• getting to your car and then driving off
  • hiding in your safe room or your basement
  • and so on

This 3rd step might be problematic to some folks because, even when they’ve calmed themselves down, they still won’t be able to think. There’s no easy way to practice this, you’ll just have to watch videos of disasters and imagine yourself taking part in the events, or, even better, you can do drills with your family.

#5. Get In Contact With Your Loved Ones and Meet Them

Things you should talk about include asking them if they need medical care, whether or not they can cope with the situation, their location and, of course, figuring out where and when to meet them.

If we’re talking about small children, you might have to be the one who needs to pick them up.

If you can’t get a hold of them, you should either go home (if it is safe) or to a rally point that you previously established.

This is where something like a “get home bag” is going to be of huge help… a bottle of water, a band-aid, some change… you never know which item is going to be the one that saves your life.

#6. Figure Out Whether to Bug In or Out

In case you’re not familiar with the terms, bugging in refers to hunkering down inside your home to survive a disaster, while bugging out means evacuating, possibly for a very long time. This is a critical decision, yet it needs to be taken really quickly because, if you flee at the wrong time, it could kill you.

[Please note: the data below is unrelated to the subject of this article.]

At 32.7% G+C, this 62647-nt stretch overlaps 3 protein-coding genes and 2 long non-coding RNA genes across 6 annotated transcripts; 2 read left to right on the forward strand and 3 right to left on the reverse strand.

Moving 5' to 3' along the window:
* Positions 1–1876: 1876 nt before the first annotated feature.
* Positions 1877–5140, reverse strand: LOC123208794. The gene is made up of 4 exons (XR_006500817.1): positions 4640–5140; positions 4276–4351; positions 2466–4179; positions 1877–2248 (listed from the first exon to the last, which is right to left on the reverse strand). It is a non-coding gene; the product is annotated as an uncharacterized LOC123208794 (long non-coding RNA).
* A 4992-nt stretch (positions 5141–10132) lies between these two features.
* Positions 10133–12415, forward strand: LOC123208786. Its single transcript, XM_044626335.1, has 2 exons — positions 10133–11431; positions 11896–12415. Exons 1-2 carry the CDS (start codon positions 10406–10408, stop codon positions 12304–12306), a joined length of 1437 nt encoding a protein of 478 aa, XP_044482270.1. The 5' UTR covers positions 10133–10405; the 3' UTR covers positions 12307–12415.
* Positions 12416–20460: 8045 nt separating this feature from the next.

Don’t forget that disasters bring with them other disasters. Many looters and thugs will be roaming the streets following a catastrophe, and you could be one of their victims. This is why it’s important to first make sure that you evacuation routes are safe, before actually using them. You do this by:

  • listening to the news
  • checking social media (if the internet is available)
  • contacting others who might know

All common sense right? One last tip I want to give you is that, if you have no choice but to bug out, you should try to do it at around 3 or 4 AM, when most people are sleeping. The odds of getting away are higher, particularly in case of riot or social unrest.


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The First Things You Should Be Doing When SHTF